AMD A8-3850 Quad Core Desktop APU (updated July 10)

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Chipset & Motherboard

AMD has two chipsets, the flagship A75 offering essentially the same functionality of what's currently available for AM3, along with native USB 3.0 support, a first for a desktop chipset. The lower-end A55 chipset lacks USB 3.0, SATA 6 Gb/s, and FIS port multiplication switching, but both chipsets support SecureDigital and Consumer IR.

A75/A55 chipset block diagram.

Our test motherboard is the Gigabyte A75M-UD2H, a feature-rich microATX model with SATA 6 Gb/s, eSATA, USB 3.0, FireWire and all the standard video connectors: DisplayPort, HDMI, dual-link DVI, and D-Sub. It retails for about US$110.

The box.

The board.

While this is a new platform, the board doesn't look any different from an AM3 board aside from the slimmed-down heatsink retention bracket. Heatsink mounting remains the same, though, so AM3 supported coolers are compatible with FM1 as well. The board ships with what Gigabyte calls a "Hybrid EFI" BIOS that is basically a standard BIOS that through some technical magic, supports EFI, allowing the board to boot from hard drives larger than 2TB.

The BIOS has the standard features you would expect from a mainstream Gigabyte AMD motherboard: A variety of adjustable voltages, GPU overclocking up to 2000 MHz, CPU frequency up to 500 MHz (100 MHz is the base frequency for Llano APUs), and multiplier adjustment up to 47x, though this was a dummy setting for anything over the 29x default of our A8-3850 sample; the first crop of Lynx APUs are multiplier locked. The A75M-UD2H has a simple 4+1 power phase system so it's not exactly built for heavy overclocking.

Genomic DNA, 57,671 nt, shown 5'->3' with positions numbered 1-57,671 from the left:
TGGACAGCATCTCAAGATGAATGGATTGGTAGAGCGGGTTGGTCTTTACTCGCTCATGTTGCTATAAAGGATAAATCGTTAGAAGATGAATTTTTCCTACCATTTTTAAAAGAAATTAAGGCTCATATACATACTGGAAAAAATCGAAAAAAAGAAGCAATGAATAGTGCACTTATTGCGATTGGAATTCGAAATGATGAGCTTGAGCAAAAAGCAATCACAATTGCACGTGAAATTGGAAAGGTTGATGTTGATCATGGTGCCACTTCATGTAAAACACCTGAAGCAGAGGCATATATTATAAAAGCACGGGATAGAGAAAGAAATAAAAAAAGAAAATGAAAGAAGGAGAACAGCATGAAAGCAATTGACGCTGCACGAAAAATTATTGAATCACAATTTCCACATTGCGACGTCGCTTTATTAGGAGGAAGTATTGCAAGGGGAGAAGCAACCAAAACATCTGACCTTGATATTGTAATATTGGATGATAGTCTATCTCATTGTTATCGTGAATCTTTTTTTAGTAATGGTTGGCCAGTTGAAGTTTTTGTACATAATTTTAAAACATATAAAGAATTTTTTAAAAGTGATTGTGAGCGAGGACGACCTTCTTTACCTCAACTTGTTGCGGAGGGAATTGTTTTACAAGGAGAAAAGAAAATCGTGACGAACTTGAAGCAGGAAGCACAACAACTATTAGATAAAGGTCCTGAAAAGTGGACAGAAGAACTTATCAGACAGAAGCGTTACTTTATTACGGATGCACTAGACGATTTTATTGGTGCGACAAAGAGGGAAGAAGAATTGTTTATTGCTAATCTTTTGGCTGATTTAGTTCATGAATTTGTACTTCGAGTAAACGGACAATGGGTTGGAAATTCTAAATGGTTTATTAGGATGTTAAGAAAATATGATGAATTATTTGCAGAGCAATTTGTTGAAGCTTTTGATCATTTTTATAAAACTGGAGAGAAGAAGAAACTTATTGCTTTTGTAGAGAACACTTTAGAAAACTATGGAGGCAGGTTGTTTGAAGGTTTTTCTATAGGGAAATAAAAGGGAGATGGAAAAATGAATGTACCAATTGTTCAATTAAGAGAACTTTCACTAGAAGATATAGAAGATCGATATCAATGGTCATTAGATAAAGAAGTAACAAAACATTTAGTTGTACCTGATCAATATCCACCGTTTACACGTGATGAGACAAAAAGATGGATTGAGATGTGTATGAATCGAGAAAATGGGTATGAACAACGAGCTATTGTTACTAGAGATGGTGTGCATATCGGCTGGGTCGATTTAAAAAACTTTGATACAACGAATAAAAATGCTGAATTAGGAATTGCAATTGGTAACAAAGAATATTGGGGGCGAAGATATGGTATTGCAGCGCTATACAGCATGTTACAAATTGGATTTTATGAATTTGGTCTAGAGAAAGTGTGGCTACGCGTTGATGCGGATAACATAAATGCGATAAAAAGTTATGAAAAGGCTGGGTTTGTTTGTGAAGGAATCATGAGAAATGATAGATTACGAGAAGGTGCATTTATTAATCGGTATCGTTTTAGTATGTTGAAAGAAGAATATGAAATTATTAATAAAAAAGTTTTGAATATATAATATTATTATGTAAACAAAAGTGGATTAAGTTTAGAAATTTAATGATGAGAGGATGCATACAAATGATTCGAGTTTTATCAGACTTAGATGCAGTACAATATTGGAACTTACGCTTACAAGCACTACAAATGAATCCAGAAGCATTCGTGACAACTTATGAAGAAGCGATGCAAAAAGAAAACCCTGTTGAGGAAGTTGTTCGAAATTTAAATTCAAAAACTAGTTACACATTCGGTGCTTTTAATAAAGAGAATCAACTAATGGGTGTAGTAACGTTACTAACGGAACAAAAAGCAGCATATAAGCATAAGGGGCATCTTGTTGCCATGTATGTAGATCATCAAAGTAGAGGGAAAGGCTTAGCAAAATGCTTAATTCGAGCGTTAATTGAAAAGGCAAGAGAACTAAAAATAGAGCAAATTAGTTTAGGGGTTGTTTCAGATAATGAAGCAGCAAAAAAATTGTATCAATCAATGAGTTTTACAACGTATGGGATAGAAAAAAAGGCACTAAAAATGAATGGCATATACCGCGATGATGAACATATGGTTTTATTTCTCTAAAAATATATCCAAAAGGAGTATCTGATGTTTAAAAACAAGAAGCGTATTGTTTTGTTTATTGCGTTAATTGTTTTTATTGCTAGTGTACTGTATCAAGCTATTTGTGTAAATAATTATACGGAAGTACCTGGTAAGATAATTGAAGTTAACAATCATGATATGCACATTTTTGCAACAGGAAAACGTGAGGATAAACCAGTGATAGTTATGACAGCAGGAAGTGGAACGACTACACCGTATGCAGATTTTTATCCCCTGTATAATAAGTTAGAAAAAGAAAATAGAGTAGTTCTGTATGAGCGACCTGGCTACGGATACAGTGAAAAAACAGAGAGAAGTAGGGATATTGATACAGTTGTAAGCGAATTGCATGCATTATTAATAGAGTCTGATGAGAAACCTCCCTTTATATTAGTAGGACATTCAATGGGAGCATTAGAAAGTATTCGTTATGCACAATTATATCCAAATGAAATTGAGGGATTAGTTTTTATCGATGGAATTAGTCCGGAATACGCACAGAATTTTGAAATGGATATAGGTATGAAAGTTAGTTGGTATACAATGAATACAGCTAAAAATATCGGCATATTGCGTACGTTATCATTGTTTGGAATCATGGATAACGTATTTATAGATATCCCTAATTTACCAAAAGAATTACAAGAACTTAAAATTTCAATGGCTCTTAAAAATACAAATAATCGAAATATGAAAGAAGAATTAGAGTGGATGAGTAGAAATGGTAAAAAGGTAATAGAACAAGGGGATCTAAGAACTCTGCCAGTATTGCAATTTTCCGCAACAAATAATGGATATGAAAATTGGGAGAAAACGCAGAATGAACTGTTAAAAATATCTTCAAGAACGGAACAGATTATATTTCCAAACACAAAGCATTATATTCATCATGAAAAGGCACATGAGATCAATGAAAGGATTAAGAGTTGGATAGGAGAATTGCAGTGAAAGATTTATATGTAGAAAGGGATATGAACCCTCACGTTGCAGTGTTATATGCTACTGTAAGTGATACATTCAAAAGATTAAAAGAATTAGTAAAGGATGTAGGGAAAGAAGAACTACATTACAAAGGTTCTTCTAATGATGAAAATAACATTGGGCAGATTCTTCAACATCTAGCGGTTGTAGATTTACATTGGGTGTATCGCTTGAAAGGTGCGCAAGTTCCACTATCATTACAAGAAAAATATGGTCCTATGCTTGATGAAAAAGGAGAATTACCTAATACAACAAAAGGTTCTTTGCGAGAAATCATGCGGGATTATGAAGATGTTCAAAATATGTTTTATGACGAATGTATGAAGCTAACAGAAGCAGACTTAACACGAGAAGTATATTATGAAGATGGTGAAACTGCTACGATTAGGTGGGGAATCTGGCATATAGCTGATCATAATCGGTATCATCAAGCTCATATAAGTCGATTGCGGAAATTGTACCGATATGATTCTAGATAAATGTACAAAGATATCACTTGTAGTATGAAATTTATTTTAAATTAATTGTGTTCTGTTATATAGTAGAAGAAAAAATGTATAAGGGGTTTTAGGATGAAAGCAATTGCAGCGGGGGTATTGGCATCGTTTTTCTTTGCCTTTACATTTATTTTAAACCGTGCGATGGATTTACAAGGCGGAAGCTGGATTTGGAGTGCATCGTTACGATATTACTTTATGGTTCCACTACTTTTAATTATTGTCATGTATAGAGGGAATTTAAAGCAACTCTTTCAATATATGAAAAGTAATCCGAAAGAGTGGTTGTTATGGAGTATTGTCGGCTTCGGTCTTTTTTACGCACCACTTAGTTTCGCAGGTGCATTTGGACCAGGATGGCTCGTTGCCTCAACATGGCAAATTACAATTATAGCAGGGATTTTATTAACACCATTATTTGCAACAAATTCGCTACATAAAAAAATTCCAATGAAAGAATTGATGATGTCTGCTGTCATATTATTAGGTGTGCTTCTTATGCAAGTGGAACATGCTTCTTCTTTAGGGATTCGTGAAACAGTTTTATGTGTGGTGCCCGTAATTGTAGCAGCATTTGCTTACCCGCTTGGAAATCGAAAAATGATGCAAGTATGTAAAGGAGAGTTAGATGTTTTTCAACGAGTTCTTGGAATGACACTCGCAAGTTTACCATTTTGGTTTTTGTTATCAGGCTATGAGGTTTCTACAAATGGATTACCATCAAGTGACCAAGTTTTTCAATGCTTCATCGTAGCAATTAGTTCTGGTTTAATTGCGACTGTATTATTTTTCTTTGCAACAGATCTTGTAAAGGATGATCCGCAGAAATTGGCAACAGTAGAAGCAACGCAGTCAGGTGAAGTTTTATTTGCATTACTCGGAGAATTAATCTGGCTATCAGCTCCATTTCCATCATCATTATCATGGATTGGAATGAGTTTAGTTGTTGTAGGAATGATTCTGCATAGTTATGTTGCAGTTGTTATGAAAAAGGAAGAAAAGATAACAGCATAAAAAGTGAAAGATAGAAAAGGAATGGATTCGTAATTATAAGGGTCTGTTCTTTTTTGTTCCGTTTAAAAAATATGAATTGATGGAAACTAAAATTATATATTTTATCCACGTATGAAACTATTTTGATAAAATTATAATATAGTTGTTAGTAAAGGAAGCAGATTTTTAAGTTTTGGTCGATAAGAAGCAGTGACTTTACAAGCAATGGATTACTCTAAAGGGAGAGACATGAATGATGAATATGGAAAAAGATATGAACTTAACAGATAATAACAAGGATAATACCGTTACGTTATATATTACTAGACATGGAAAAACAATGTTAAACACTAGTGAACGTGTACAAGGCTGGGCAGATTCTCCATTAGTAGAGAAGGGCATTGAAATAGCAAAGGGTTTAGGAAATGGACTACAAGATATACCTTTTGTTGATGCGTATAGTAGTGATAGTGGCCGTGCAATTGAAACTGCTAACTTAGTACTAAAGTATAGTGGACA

APU in socket.

The socket design remains very similar, though FM1 chips have 905 pins compared to AM3's 941.

When considering the cost of a system, the CPU/APU is only part of the equation as the price of motherboards varies greatly from platform to platform. In the chart above we added the price of the chips we're comparing today to the price of compatible motherboards from Newegg. We considered the prices (after any applicable rebates) of all Intel/Asus/Gigabyte/MSI DDR3 microATX and ATX models that had at least three basic features: USB 3.0, SATA 6 Gbps, and gigabit ethernet, and used both the lowest and average cost. For the Core i3-2100 we omitted the P67 chipset boards as they are unsuitable/unlikely choices for i3 users.

The prices turned out to be US$80/$166 for LGA1155, US$78/$118 for AM3, and US$100/$117 for FM1.

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